Lupe Fiasco Defends Obama Critique, Talks Commercial Success
Lupe tells New York Magazine why it was necessary to call out President Obama on wax and says, "I haven't made any money with my record label."
It seems as if each additional week on Lupe Fiasco’s press run brings another revelation about the embattled Chicago emcee and his label, Atlantic Records. This week’s sound byte comes courtesy of New York Magazine’s Vulture blog. Despite all of the controversy about Lupe reportedly being pressured to make his music more commercially accessible, the demand to crossover hasn’t translated to his bottom line.
“I don't really care about the success anymore,” Lupe told Vulture. “I don't really care about the fame. Three, four years later, I look at my bank account statements, and I haven't made any money with my record label. You start to think a little bit differently about your motivations and why you're doing what you're doing.”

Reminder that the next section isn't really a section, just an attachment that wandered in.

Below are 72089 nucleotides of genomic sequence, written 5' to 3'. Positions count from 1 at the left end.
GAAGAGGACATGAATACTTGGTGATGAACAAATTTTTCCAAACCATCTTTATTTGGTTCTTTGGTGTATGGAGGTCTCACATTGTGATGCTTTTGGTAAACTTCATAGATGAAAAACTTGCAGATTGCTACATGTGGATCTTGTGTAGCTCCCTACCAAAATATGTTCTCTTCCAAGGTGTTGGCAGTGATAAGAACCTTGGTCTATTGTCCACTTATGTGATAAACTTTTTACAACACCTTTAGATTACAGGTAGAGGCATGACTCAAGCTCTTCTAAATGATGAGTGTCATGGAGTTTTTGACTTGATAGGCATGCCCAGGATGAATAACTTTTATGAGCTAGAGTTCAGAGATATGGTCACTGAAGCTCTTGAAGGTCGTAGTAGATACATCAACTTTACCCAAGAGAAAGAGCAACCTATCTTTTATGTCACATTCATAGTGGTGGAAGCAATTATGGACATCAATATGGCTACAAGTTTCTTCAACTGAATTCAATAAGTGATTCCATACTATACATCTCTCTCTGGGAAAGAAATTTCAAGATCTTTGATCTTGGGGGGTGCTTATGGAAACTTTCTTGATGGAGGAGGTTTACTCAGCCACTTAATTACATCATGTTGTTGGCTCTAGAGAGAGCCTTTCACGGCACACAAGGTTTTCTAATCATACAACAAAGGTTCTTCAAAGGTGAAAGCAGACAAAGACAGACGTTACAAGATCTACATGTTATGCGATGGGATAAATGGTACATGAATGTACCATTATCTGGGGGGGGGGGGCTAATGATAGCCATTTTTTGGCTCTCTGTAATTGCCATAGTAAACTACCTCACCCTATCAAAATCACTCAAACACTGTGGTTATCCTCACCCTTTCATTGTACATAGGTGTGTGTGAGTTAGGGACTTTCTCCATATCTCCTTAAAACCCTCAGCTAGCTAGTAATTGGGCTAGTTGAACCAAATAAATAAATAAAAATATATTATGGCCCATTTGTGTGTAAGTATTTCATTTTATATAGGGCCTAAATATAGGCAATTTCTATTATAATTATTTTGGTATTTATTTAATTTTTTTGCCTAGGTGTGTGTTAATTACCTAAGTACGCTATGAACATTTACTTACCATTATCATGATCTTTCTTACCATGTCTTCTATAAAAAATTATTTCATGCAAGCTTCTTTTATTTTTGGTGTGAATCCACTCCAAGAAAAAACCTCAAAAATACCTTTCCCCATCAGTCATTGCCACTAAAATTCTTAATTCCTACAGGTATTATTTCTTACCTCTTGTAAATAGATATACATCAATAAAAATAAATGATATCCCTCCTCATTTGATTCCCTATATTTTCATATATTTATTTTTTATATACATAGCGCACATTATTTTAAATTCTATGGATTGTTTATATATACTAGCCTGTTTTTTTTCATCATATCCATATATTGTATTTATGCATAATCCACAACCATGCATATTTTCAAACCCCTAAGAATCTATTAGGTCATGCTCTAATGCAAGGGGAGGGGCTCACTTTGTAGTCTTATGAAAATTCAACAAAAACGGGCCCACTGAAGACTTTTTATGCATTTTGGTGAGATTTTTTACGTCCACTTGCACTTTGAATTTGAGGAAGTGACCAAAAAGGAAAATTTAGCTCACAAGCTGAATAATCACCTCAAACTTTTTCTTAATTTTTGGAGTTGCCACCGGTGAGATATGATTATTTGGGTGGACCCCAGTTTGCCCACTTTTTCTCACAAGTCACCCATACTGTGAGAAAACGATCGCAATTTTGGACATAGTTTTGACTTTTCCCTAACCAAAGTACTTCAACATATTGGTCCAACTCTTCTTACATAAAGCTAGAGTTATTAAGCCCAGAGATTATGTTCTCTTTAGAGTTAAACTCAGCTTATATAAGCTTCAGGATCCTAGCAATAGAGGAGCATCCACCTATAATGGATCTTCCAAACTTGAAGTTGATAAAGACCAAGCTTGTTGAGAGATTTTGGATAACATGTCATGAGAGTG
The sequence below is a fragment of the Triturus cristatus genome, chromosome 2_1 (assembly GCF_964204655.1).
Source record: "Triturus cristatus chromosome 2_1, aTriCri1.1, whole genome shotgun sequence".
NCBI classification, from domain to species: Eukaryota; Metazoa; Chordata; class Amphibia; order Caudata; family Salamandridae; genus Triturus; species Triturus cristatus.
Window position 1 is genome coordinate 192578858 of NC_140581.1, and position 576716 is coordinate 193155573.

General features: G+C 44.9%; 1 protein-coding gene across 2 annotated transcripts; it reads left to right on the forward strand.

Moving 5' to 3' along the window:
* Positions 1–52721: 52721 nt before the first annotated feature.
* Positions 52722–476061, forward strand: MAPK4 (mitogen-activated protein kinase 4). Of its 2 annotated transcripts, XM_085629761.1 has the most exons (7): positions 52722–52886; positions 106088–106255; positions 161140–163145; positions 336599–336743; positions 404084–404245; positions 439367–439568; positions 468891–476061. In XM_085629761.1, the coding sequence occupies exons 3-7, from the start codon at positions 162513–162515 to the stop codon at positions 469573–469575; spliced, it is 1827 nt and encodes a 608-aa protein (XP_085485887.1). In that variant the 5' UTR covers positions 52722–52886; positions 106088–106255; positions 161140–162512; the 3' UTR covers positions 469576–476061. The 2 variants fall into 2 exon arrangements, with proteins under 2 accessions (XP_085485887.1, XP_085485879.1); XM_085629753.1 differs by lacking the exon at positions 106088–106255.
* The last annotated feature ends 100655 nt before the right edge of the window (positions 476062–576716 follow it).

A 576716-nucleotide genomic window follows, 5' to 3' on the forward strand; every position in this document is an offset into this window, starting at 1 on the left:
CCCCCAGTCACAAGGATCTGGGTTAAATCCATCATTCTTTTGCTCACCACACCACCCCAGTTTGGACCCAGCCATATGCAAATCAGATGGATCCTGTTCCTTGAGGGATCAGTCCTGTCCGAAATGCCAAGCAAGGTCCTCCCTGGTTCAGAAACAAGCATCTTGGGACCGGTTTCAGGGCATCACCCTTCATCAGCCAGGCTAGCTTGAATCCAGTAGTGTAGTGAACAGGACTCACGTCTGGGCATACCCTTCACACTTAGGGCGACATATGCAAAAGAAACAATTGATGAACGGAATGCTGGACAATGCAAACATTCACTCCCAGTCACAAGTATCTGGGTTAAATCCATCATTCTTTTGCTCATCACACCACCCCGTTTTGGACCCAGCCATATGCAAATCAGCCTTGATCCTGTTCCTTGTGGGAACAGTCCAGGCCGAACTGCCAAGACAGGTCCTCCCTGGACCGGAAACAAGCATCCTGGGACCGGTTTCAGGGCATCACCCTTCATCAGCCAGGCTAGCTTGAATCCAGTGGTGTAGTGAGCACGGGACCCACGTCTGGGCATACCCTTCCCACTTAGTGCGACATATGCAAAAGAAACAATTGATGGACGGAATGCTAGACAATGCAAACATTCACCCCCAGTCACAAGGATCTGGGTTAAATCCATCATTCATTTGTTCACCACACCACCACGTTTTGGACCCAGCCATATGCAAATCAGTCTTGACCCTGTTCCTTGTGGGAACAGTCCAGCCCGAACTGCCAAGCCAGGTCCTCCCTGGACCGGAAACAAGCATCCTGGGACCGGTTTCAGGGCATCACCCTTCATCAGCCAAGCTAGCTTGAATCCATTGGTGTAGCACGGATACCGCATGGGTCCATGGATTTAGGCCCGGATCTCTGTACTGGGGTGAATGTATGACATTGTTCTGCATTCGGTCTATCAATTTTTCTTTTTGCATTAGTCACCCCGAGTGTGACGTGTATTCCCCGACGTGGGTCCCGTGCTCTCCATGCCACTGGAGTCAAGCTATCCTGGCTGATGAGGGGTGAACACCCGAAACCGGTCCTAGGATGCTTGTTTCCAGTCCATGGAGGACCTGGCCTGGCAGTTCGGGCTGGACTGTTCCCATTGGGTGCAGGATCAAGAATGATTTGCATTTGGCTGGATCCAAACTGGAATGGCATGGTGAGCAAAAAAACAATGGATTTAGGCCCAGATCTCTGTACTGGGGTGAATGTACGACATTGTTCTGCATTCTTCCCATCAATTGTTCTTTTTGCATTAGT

Lupe also explained how the changing climate of the industry factored in to his label conflicts. He said The Cool, selling an excess of 700,000 copies was originally thought of as a success. But he was asked to compete with other Hip Hop artists that successfully crossed over, thus creating a demand for him to make more radio-friendly singles. The result was a gold-selling single in “The Show Goes On” as well as nearly a dozen interviews featuring Lupe discussing his displeasure with how Lasers was created.
One issue that remains clear however, is Lupe’s political philosophy. Standing by his opinion that America’s political system his fundamentally flawed, Lupe shrugged off any notion of being disrespectful to President Obama. Many of the emcees that were so vocal about Obama’s 2008 election have seemingly gone mute, refusing to speak or rhyme about anything political. But Lupe stood firmly behind his bars on “Words I Never Said.”
“Was I disrespectful to Obama for saying that he didn’t say anything when the Israeli military bombed Gaza for seven days and killed 900 innocent civilians?” Lupe explained. “'Cause he didn’t. So that’s not disrespectful...that’s exercising my right to not cast a ballot for a system that I don’t necessarily believe in. It’s more of a corrective critique as opposed to me just trying to be an asshole.”
To read Vulture’s full interview with Lupe Fiasco, visit New York Magazine’s official site.